Berkeley CSUA MOTD:2000:July:23 Sunday <Saturday>
Berkeley CSUA MOTD
2000/7/23 [Recreation/Shopping] UID:18760 Activity:low
7/22    Does anyone have a recommendation for a shoe repair shop in or
        around Berkeley?  I need a pair of shoes repaired. --chris
        \_ I use this tiny shop on Lakeshore Ave in Oakland.
           Not especially good, but I trust them to fix simple things.
2000/7/23 [Health] UID:18761 Activity:nil
7/21    \_
2000/7/23-26 [Computer/SW/OS/Solaris] UID:18762 Activity:high
7/23    If I have data in my process address space on Solaris,
        and I want to get that memory onto disk without doing
        a copy, is there a way to do this? --jwm
        \_ What does "without doing a copy" mean?  As always, why don't
           you tell us what you're trying to do instead of asking for a
           specific technical answer to do it your way.
           \_ "Without a copy" means without making a copy in memory.
              (i.e. no copy from the userland buffer to a kernel buffer)
              I have a chunk of data in memory, I want to get it onto
            a particular disk via a raw device.
              a particular disk via a raw device.  Why I want to do this
              is not of any great importance to the question.
           \_ i think what he's asking is pretty straightforward, what is
              your problem? jwm, do you know if mmapped files in solaris
              go through the block buffers?
              \_ my problem is people on the motd tend to ask vague technical
                 questions which don't always mean what they seem to.  what's
                 your problem with my asking what he's trying to do so he can
                 get helped better?
              \_ Yeah, I thought of mmap(), but here is the problem with
                 that.  I map the file, then when I write to a page,
                 I get a fault that reads in the the data off disk.
                 This is data I am just about to overwrite, plus this
                 also has a copy from my buffer to the mmap'ed region.
                 If I could take my buffer and map it onto the file
                 that would work, but I don't think this is supported.
                 The 2 methods I can think of that may work are write()
                 and aio_write() because they both "own" the buffer during
                 the time the write is happening.  If I had solaris source
                 this would be easy to check, but I don't.  The idea is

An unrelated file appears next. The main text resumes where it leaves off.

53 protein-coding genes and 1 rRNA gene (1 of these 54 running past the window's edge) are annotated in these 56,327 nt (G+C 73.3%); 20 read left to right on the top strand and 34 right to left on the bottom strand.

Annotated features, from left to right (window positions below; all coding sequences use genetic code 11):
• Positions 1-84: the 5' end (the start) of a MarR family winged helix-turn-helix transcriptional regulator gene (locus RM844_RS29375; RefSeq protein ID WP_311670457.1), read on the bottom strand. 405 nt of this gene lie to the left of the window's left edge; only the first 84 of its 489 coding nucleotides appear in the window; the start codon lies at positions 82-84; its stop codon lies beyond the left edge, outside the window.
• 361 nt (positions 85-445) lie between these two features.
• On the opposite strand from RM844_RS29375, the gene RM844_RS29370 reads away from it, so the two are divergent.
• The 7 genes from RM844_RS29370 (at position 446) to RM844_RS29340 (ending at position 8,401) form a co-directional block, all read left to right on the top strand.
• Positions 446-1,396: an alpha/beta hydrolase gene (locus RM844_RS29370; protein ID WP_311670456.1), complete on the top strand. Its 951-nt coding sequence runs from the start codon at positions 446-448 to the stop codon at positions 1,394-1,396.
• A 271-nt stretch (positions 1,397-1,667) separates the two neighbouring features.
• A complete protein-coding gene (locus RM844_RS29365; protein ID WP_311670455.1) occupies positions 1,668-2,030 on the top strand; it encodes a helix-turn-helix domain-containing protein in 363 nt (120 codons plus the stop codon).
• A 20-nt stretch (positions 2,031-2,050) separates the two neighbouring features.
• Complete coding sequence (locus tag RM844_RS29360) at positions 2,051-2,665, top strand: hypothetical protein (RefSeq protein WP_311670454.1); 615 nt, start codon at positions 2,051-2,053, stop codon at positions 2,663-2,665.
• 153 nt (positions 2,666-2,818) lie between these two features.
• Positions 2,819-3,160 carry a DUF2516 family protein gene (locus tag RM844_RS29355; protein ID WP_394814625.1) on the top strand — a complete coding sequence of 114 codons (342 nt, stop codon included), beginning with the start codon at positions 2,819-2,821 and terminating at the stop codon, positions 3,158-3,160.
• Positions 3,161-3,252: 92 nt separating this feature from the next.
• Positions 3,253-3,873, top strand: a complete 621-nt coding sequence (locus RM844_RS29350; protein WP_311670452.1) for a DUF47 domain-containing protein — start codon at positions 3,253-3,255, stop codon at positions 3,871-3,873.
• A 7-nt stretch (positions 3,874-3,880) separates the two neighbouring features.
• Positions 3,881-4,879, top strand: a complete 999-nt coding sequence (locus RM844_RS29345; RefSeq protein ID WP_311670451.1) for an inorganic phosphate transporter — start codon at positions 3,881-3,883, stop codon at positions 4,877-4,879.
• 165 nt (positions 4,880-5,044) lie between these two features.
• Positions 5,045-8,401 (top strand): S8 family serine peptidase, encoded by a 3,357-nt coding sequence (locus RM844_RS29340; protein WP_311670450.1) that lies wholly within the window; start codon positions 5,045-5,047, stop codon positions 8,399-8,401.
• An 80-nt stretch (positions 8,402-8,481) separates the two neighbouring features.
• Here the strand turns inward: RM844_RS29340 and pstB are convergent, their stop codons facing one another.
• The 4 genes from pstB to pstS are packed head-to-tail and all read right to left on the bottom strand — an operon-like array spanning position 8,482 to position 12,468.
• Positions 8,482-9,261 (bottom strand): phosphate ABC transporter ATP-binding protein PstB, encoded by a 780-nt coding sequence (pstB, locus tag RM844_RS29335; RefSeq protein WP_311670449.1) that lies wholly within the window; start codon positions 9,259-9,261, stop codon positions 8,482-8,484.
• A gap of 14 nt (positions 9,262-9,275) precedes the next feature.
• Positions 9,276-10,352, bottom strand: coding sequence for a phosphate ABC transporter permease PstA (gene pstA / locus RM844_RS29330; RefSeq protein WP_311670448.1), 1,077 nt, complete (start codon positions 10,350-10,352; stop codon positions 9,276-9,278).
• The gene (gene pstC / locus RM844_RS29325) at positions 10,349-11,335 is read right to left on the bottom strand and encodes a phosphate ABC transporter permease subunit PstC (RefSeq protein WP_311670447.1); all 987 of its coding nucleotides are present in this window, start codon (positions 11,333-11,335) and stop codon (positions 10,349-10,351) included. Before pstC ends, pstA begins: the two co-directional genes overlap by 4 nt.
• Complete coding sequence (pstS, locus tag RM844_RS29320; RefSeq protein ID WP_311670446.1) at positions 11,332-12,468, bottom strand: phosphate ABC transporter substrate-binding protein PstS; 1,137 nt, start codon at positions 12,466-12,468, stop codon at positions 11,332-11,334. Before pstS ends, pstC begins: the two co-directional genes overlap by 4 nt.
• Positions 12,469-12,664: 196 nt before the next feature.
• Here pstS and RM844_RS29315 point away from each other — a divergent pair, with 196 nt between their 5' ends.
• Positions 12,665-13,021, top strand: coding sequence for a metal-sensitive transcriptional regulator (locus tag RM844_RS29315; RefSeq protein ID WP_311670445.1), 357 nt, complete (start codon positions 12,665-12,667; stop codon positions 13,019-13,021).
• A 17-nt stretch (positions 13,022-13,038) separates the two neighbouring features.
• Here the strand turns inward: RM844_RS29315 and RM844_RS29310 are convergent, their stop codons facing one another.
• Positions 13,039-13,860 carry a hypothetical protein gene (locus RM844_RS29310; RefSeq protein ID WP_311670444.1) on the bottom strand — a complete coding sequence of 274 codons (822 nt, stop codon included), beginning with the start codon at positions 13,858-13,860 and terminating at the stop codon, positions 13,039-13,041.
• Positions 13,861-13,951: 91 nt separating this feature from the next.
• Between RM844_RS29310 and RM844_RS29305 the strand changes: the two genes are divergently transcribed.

that Solaris would simply point the DMA engine at my
                 buffer and never look at my data. --jwm
                 \_ my point was that you could mmap your buffer instead of
                    allocating it with malloc() (or on the stack).
                    i don't see why write() helps, as it does a write to
                    the block buffers, not to disk. i don't know anything
                    about aio_write. is there no way in solaris to lock
                    a block buffer and write to it directly? that's how it
                    fucking works in the kernel.
                    \_ It's a raw device I'm writing to, so no block buffers.
                       I can't mmap instead, because I'm not generating the
                       data. I guess the best way to describe what I want is
                       to say I want to avoid a copyin() and have DMA go
                       directly from my memory to the device. --jwm
                       \_ why do you suspect write() does a copyin() when
                          writing to block device? when i write a driver,
                          i mlock() then setup dma from the user's address
                          \_ I didn't know, but I suspected that write may not
                             have the copy (See above). However as a
                             block devices are probably doing the copyin() in
                             all cases because they interact with the buffer
                             cache, it is raw/character devices that don't.
Berkeley CSUA MOTD:2000:July:23 Sunday <Saturday>